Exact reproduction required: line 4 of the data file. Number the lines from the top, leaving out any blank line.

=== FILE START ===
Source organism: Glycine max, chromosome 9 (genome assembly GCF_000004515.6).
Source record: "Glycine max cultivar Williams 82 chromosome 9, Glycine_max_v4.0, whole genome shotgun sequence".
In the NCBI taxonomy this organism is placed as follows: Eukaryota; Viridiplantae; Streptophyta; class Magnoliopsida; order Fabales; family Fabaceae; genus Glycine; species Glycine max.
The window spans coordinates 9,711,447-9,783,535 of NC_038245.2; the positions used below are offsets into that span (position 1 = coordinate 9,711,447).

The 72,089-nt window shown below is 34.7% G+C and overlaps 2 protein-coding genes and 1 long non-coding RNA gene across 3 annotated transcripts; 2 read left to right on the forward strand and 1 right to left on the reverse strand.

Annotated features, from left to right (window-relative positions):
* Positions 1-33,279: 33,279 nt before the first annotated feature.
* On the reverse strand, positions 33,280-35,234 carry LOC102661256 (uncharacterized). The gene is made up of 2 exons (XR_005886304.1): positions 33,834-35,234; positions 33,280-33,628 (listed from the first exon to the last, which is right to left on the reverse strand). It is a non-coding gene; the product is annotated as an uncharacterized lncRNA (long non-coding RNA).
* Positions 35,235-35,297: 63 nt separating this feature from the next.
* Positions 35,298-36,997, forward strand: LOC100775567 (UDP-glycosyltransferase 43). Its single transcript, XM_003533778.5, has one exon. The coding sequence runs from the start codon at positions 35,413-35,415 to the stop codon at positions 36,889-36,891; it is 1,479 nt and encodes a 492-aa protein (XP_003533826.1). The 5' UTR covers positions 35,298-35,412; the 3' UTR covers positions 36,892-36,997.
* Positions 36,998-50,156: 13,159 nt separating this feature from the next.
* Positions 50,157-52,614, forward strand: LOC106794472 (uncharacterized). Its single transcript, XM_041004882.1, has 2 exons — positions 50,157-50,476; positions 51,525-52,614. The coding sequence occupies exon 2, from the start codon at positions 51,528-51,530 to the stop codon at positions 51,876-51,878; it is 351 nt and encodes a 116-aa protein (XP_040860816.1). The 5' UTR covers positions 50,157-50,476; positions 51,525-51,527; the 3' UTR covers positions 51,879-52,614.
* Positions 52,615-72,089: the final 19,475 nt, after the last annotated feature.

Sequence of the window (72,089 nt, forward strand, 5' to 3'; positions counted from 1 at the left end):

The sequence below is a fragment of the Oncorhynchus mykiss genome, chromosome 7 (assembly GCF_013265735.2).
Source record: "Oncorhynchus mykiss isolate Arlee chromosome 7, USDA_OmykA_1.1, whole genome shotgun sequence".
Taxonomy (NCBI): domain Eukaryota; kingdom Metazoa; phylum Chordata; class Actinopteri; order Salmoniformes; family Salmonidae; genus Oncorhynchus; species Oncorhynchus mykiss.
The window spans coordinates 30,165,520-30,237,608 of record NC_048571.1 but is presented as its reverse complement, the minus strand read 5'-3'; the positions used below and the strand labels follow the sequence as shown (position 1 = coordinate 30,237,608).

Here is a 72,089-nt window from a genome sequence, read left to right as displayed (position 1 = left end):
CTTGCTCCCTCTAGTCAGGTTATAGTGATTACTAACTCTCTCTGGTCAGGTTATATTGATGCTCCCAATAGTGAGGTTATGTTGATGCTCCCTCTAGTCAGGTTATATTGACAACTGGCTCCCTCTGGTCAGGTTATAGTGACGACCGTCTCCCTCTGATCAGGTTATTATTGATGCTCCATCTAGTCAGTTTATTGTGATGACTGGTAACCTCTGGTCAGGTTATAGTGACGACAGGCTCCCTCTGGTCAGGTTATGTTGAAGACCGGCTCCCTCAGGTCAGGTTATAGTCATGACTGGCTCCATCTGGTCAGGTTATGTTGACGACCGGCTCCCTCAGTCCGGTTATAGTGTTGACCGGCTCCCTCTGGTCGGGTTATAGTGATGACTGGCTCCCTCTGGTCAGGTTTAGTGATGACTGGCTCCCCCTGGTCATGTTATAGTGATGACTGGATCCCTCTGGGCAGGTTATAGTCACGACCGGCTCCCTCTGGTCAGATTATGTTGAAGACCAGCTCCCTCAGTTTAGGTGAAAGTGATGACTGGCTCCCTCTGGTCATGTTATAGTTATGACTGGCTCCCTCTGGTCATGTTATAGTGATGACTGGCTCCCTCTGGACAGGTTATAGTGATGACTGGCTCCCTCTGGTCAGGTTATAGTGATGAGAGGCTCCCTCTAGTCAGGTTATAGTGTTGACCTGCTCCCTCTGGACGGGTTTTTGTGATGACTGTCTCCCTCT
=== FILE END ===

The window spans coordinates 9,711,447-9,783,535 of NC_038245.2; the positions used below are offsets into that span (position 1 = coordinate 9,711,447).